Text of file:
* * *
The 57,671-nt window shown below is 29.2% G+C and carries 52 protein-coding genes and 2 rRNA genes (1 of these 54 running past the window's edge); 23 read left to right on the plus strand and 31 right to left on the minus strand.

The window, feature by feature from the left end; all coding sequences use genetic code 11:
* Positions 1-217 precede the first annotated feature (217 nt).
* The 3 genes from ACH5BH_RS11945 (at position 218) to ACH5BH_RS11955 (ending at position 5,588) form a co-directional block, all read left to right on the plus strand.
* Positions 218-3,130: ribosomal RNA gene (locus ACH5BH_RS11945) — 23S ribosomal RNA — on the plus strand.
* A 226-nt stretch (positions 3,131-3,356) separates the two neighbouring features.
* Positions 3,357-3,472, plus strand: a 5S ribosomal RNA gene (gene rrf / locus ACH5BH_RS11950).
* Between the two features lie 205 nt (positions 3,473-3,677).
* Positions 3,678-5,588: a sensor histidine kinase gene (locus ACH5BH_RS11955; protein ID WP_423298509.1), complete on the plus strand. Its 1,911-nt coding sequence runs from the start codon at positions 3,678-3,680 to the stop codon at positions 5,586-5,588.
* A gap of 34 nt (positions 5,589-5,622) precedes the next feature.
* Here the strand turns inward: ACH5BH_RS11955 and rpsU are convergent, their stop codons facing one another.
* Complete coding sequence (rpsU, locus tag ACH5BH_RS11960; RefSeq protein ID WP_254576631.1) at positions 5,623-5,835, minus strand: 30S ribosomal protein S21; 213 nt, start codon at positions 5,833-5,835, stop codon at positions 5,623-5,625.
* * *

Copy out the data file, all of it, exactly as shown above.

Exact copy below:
The 57,671-nt window shown below is 29.2% G+C and carries 52 protein-coding genes and 2 rRNA genes (1 of these 54 running past the window's edge); 23 read left to right on the plus strand and 31 right to left on the minus strand.

The window, feature by feature from the left end; all coding sequences use genetic code 11:
* Positions 1-217 precede the first annotated feature (217 nt).
* The 3 genes from ACH5BH_RS11945 (at position 218) to ACH5BH_RS11955 (ending at position 5,588) form a co-directional block, all read left to right on the plus strand.
* Positions 218-3,130: ribosomal RNA gene (locus ACH5BH_RS11945) — 23S ribosomal RNA — on the plus strand.
* A 226-nt stretch (positions 3,131-3,356) separates the two neighbouring features.
* Positions 3,357-3,472, plus strand: a 5S ribosomal RNA gene (gene rrf / locus ACH5BH_RS11950).
* Between the two features lie 205 nt (positions 3,473-3,677).
* Positions 3,678-5,588: a sensor histidine kinase gene (locus ACH5BH_RS11955; protein ID WP_423298509.1), complete on the plus strand. Its 1,911-nt coding sequence runs from the start codon at positions 3,678-3,680 to the stop codon at positions 5,586-5,588.
* A gap of 34 nt (positions 5,589-5,622) precedes the next feature.
* Here the strand turns inward: ACH5BH_RS11955 and rpsU are convergent, their stop codons facing one another.
* Complete coding sequence (rpsU, locus tag ACH5BH_RS11960; RefSeq protein ID WP_254576631.1) at positions 5,623-5,835, minus strand: 30S ribosomal protein S21; 213 nt, start codon at positions 5,833-5,835, stop codon at positions 5,623-5,625.